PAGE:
BG&E Enforcing The Future Through Sustainability | Blog

Posted 09-03-2023
Category News

ADAA member BG&E is at the forefront of adapting the necessary complex engineering strategies to construct stock sustainably. 

Recent legislative changes in Nordic nations and the United Kingdom have seen traditional "raze and rebuild" development proposals only accepted in the absence of a compelling argument for the upcycling of the existing building – promoting the adaptive reuse of structures.

Adaptive reuse is the most efficient strategy to lower the amount of carbon that is embodied during construction - while also evolving our built environment to best meet the needs of all stakeholders. It should come as no surprise that nations are turning to adaptive reuse in the battle to meet net-zero targets and sustainability pledges, given that the building and construction sector now contributes to approximately 40% of the world’s greenhouse gas emissions.

The Quay Quarter Tower, a 51-storey vertical village located in the heart of Sydney’s CBD, focuses on sustainability and is widely regarded as the highest and largest adaptive reuse project ever completed. During this project, a 190-meter tower constructed in the 1970s was upgraded to a 216-meter tower that meets modern requirements. Recent accolades include the renowned 2022/23 International High-Rise Prize and the World Architecture Festival’s 2022 “Global Building of the Year.”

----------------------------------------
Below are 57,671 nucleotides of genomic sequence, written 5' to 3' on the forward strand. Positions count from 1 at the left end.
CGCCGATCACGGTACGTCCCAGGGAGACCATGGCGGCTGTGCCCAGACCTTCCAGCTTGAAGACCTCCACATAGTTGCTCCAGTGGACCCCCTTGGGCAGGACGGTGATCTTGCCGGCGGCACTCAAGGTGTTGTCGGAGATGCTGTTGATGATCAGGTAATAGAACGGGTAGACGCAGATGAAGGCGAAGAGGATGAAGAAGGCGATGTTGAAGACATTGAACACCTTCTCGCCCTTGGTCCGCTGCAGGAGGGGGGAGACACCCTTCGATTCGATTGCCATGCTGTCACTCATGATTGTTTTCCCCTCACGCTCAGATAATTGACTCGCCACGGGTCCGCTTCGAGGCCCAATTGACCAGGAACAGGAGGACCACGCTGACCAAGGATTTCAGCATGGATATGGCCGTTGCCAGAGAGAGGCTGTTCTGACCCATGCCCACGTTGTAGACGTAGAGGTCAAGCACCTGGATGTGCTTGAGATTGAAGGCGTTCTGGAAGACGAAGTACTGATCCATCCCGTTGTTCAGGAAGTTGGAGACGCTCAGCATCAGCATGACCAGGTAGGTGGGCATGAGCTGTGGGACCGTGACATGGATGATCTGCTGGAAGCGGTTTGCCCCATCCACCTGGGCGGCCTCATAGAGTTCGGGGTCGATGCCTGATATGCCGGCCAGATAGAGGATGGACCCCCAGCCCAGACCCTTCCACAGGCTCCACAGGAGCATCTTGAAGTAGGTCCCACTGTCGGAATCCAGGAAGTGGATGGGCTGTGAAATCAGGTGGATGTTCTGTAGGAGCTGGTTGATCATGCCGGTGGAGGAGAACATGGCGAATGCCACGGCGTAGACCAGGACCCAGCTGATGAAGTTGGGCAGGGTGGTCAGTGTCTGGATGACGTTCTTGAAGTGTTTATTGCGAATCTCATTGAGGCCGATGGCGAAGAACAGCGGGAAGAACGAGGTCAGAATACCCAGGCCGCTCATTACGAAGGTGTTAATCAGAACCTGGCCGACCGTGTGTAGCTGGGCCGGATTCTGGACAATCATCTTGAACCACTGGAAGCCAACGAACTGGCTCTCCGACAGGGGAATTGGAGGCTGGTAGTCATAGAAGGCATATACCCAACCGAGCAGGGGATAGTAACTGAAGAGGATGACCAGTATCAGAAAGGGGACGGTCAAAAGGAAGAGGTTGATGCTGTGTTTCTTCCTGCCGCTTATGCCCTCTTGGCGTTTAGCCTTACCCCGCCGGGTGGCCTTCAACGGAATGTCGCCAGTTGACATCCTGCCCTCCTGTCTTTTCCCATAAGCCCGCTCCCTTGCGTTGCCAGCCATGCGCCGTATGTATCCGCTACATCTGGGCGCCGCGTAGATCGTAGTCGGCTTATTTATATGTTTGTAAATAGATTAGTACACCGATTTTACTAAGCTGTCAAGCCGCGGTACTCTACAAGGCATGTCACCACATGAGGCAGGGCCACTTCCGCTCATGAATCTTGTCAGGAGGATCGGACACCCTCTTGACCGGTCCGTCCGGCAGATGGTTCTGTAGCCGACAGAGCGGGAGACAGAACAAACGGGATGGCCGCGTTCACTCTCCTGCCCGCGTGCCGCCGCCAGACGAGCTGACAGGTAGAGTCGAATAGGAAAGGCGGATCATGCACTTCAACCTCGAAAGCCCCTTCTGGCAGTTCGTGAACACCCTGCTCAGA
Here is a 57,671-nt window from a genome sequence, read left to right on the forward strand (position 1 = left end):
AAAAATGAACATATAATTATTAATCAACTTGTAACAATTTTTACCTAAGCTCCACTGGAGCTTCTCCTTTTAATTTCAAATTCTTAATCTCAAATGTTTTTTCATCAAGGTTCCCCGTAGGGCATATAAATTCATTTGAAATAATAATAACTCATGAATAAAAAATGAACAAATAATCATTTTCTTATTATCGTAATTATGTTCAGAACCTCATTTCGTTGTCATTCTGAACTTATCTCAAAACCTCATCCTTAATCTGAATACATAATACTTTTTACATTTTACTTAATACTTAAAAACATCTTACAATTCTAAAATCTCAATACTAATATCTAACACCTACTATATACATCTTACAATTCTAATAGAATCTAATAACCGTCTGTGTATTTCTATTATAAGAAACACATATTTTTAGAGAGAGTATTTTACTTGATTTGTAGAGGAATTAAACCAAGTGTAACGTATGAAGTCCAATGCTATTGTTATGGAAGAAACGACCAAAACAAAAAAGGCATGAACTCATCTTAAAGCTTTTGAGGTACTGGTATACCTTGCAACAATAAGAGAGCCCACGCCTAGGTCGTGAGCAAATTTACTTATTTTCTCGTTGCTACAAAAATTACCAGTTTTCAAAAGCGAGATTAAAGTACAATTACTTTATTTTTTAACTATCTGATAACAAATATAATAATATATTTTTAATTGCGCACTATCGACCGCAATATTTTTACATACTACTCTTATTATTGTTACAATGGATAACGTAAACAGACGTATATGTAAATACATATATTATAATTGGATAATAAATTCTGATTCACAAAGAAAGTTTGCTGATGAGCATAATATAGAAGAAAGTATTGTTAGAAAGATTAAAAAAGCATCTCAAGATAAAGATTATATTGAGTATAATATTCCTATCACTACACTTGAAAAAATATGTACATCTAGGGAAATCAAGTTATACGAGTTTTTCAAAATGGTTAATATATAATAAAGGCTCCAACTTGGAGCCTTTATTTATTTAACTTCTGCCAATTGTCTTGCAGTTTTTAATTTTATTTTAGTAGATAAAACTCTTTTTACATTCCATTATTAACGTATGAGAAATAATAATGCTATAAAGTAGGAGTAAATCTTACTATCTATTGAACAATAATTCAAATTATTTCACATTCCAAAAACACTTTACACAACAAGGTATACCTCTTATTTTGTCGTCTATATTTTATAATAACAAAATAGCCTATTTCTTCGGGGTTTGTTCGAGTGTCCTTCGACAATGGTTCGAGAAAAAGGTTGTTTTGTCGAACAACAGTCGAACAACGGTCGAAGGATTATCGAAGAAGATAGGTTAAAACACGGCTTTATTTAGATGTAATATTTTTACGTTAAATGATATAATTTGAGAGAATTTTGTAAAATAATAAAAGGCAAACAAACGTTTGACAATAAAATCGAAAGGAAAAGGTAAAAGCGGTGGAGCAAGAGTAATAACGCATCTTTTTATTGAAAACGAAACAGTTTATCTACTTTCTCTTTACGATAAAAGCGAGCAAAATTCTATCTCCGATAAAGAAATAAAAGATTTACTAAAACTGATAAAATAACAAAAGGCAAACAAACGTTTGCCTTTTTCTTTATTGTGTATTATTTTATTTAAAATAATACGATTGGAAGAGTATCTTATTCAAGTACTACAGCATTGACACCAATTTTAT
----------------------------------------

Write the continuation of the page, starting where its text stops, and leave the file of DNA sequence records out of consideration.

Photo by Phil Noller

For the project, ADAA member BG&E offered their services in structural engineering, construction engineering, materials testing and structural monitoring. Two-thirds of the floor plates and supporting columns as well as the entire core wall system of the old structure were kept during construction based on rigorous materials testing and structural design of the structural components. 

This project introduced a new iconic structure to Sydney's skyline while reducing embodied carbon by almost 12,000 tonnes. Through this, BG&E has demonstrated that even older, more complicated structures can be upcycled to both cut carbon emissions and extend a structure's service life for future requirements.

The symbiotic relationship between reusing existing structures and lowering embodied carbon was highlighted by Senior Associate Reza Hassani who was the key lead engineer on that project. The challenges on that project included linking the 50-year-old structure with the newly constructed elements.  Importantly also, fly ash was used in the concrete mix supplied for the new construction.  It was also likely used in the construction of the original 50 year old structure as part of the binder.

BG&E truly are at the forefront of adapting the necessary complex engineering strategies to construct stock sustainably.